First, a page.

Justin F. Gleichauf, a former CIA agent who helped monitor Cuba in the years before the Cuban missile crisis, died Monday at his home in Columbia after a series of falls. He was 91.
"He was a waterboy for the Notre Dame football team because he was so skinny," said a daughter, Patricia Davis-Bradford, also of Columbia. "But, oh, what an exciting life he led."
In addition to his role monitoring Cuba, Mr. Gleichauf helped gather information on the Hungarian revolution, according to his written accounts in a journal on the CIA Web site and his daughter.
He was born in Columbus, Ohio, and attended the University of Notre Dame and graduated from Miami of Ohio in 1934 with a degree in business administration.
He worked in an Ohio tire factory as a trainee and held other jobs until the outbreak of World War II.
Not eligible for military service because he was underweight, he was a technical adviser in the Office of Price Administration and on the Board of Economic Warfare.
After traveling extensively after the war, Mr. Gleichauf returned home and signed up in 1950 with a new agency born of the war's Office of Strategic Services, the Central Intelligence Agency.
As the Cold War was growing in intensity, Mr. Gleichauf debriefed American professors and business leaders who returned from Europe and gleaned intelligence from them.
During the Hungarian revolution in 1956, Mr. Gleichauf opened an out-of-the-way facility in New Jersey's Camp Kilmer. There, he directed the interrogations of Hungarian freedom fighters who came to the United States after battling Soviet troops.
Two years later, trouble was brewing on the island of Cuba, and Mr. Gleichauf soon found himself with another important assignment.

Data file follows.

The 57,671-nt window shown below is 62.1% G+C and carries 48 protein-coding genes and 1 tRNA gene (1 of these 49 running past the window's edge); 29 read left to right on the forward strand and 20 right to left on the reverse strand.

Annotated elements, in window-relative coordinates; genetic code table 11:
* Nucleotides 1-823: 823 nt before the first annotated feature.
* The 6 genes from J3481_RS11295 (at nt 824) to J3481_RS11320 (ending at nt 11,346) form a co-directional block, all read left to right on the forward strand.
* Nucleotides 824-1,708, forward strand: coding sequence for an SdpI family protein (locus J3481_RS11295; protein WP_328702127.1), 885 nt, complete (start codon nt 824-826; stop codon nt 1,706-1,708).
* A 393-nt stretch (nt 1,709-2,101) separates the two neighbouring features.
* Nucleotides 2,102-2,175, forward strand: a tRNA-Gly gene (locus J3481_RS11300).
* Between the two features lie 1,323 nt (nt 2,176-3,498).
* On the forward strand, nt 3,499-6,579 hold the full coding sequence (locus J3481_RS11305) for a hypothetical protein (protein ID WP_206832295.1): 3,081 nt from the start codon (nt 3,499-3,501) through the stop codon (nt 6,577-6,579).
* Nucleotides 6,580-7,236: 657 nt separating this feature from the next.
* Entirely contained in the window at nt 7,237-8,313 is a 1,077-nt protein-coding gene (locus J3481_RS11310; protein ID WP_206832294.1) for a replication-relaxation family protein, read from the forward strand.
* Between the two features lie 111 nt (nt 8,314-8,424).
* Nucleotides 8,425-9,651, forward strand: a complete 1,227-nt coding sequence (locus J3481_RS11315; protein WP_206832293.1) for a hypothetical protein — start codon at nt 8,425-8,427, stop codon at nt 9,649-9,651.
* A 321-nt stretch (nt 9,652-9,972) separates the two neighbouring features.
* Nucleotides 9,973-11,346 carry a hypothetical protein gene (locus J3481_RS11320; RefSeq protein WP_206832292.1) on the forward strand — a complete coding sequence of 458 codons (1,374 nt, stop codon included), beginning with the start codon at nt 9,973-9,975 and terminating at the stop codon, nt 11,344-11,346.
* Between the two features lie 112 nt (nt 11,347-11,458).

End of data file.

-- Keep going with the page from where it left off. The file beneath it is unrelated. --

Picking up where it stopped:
In January 1959, Fidel Castro overthrew dictator Fulgencio Batista, and within two weeks, Mr. Gleichauf was dispatched to Miami, where he headed the Domestic Contacts Division of the agency's Directorate of Intelligence.
His assignment was to monitor the fast-moving developments in Cuba as Castro's newly installed government quickly became affiliated with the former Soviet Union and other Communist nations.
In September 1962, Mr. Gleichauf's office struck intelligence gold. A Cuban farmer who fled his native land told Gleichauf that just before he left, he had witnessed large tractor-trailers moving through the countryside. The trailers, which moved only at night without headlights, were carrying long tubular objects.
That piece of information was among the intelligence that led President John F. Kennedy to order a U-2 flight over Cuba. That flight verified the presence of Soviet ICBM missiles on Cuba and led to a tense standoff between the United States and the Soviet Union.
A year later, Mr. Gleichauf retired from the CIA and became a corporate travel agent.
"He traveled all around the world on free trips and he loved it, writing articles for travel magazines along the way," said Mrs. Davis-Bradford.
In the early 1980s, Mr. Gleichauf was tapped once again by the CIA during the Mariel boatlift, which brought more than 120,000 Cuban refugees into the U.S.
As a "contract" employee, he directed the flow of Cubans into the U.S. while gleaning intelligence information from the new immigrants.
After performing that mission, Mr. Gleichauf wrote a book, Unsung Sailors: The U.S. Naval Armed Guard in World War II, that was published by the Naval Institute Press. .
He often moved with his wife of 54 years, Josephine Madrid, and family according to his CIA assignments. He and his wife settled in Columbia in 1995; she died in 1997.
A memorial service will be held at 9 a.m. today at the St. Louis Roman Catholic Church in Clarksville.
In addition to Mrs. Davis-Bradford, survivors include another daughter, Teresa Gleichauf of Columbia; three grandchildren; and four great-grandchildren.